• "Noone shall enter the fields to carry grain after sunset" This law was made to prevent grain from being stolen surreptitiously.
  • The lord also had a great deal of control over his peasants, known as serfs.
  • ...13 more annotations...
  • The people were bound to their land plots
  • The court was overseen by a representative of the lord, usually his steward.
  • They had grazing and field rights around their village.
  • They did not have right to hunt most wild game
  • . The average farmer was given a plot of land on which he could farm.
  • The kings held this land by what they believed was "divine right"
  • The barons were given a large portion of the king's land, known as fiefs or manors.
  • "shield money" was often used to maintain a somewhat regular army.
  • . The class of lords solidified into an upper nobility class.
  • Whenever a baron was granted or inherited a fief, he was made into a vassal of the king.
  • "homage and fealty"
  • During the period of history known as the Middle Ages, feudalism was the law of the land.
  • Projects by Students for Students
  •  
    An intermediate reading level description of the Middle Ages Feudal System.
  •  
    Huge list of Medieval Terminology and Glossary.  What is an Arrow Loop? Look here.  
Garth Holman

Medieval education in Europe: Schools & Universities - 0 views

  • It is estimated that by 1330, only 5% of the total population of Europe received any sort of education
  • Even then education, as we understand it, was not accessible or even desired by everyone. Schools were mostly only accessible to the sons of high lords of the land.
  • In most kingdoms in Europe, education was overseen by the church.
  • ...16 more annotations...
  • The very fact that the curriculum was structured by the church gave it the ability to mould the students to follow its doctrine
  • Unofficially, education started from a very young age. This sort of early education depended on the feudal class of the child’s parents
  • Even the children of serfs would be taught the skills needed to survive by their parents. The boys would be taken out into the fields to observe and to help their parents with easy tasks, while the girls would work with the animals at home, in the vegetable garden with their mothers, or watch them weave.
  • Children of craftsmen and merchants were educated from a very young age in the trade of their fathers. Trade secrets rarely left a family and they had to be taught and understood by all male (and unusually, female) heirs, in order to continue the family legacy.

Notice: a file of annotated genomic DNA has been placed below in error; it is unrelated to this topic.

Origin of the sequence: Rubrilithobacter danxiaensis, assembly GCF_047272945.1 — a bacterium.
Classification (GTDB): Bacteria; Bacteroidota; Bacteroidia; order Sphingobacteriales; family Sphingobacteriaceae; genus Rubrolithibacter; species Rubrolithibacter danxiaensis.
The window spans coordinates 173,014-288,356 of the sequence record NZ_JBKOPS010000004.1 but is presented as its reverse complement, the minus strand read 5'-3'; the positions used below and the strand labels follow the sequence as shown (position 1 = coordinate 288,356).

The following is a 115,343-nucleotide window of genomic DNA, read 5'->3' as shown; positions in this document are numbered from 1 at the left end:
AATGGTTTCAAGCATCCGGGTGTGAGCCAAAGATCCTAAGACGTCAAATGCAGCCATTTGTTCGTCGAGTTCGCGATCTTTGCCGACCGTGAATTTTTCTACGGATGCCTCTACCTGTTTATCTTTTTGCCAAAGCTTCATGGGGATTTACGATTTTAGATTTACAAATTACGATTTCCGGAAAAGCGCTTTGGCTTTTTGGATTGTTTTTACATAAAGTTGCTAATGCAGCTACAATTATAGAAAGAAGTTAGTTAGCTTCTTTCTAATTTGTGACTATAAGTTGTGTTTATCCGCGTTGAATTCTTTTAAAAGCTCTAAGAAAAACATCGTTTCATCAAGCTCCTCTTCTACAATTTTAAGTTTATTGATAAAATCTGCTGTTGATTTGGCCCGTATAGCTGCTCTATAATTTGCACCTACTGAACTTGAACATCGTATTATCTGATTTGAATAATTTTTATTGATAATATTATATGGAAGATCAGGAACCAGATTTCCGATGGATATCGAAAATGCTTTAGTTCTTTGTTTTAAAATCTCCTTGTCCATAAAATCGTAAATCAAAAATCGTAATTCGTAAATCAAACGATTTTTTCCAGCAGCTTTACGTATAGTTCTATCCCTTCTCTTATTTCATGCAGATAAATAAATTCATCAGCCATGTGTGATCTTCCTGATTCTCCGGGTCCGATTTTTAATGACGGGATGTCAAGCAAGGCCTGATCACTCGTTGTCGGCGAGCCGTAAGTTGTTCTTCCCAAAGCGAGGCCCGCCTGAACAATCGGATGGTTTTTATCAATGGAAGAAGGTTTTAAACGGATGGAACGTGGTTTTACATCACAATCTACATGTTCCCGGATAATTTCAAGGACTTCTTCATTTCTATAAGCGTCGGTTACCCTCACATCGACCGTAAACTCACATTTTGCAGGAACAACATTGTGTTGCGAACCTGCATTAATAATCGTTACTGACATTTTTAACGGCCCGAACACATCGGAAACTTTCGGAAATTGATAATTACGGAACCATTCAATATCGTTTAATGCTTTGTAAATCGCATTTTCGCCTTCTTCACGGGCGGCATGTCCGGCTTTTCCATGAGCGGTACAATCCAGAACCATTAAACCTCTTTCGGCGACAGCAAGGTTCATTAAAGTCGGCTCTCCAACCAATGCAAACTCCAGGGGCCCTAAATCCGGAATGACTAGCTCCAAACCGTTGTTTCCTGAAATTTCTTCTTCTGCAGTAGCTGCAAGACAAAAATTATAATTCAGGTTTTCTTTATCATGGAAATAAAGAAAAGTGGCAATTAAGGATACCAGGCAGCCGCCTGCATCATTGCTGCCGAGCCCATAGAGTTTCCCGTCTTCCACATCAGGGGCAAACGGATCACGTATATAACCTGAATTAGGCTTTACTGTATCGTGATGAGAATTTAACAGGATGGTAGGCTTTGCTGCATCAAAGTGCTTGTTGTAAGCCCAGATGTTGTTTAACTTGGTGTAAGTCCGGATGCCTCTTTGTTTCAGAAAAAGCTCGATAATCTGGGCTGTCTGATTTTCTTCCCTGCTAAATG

• Young boys of noble birth would learn how to hunt and swing a weapon, while the young ladies of nobility would learn how to cook
  • The main subject of study in those schools was Latin (reading and writing). In addition to this, students were also taught rhetoric – the art of public speaking and persuasion – which was a very useful tool for both men of the cloth and nobles alike.
  • Lessons frequently started at sunrise and finished at sunset
  • University education, across the whole of the continent, was a luxury to which only the wealthiest and brightest could ever aspire
  • Since the creation of the first university in 1088
  • Students attended the Medieval University at different ages, ranging from 14 (if they were attending Oxford or Paris to study the Arts) to their 30s (if they were studying Law in Bologna)
  • The dynamic between students and teachers in a medieval university was significantly different from today. In the University of Bologna students hired and fired teachers by consensus. The students also bargained as a collective regarding fees, and threatened teachers with strikes if their demands were not met
  • A Master of Arts degree in the medieval education system would have taken six years; a Bachelor of Arts degree would be awarded after completing the third or fourth year. By “Arts” the degree was referring to the seven liberal arts – arithmetic, geometry, astronomy, music theory, grammar, logic, and rhetoric
  • The sons of the peasants could only be educated if the lord of the manor had given his permission
  • Any family caught having a son educated without permission was heavily fined
  • Historians today believe that this policy was another way in which authority figures attempted to control the peasants, since an educated peasant/villein might prove to question the way things were done and upset the balance of power which kept the nobles strong.
  • Students held the legal status of clerics which, according to the Canon Law, could not be held by women; women were therefore not admitted into universities.
  •  
    This explains the importance of education and how each group got an education.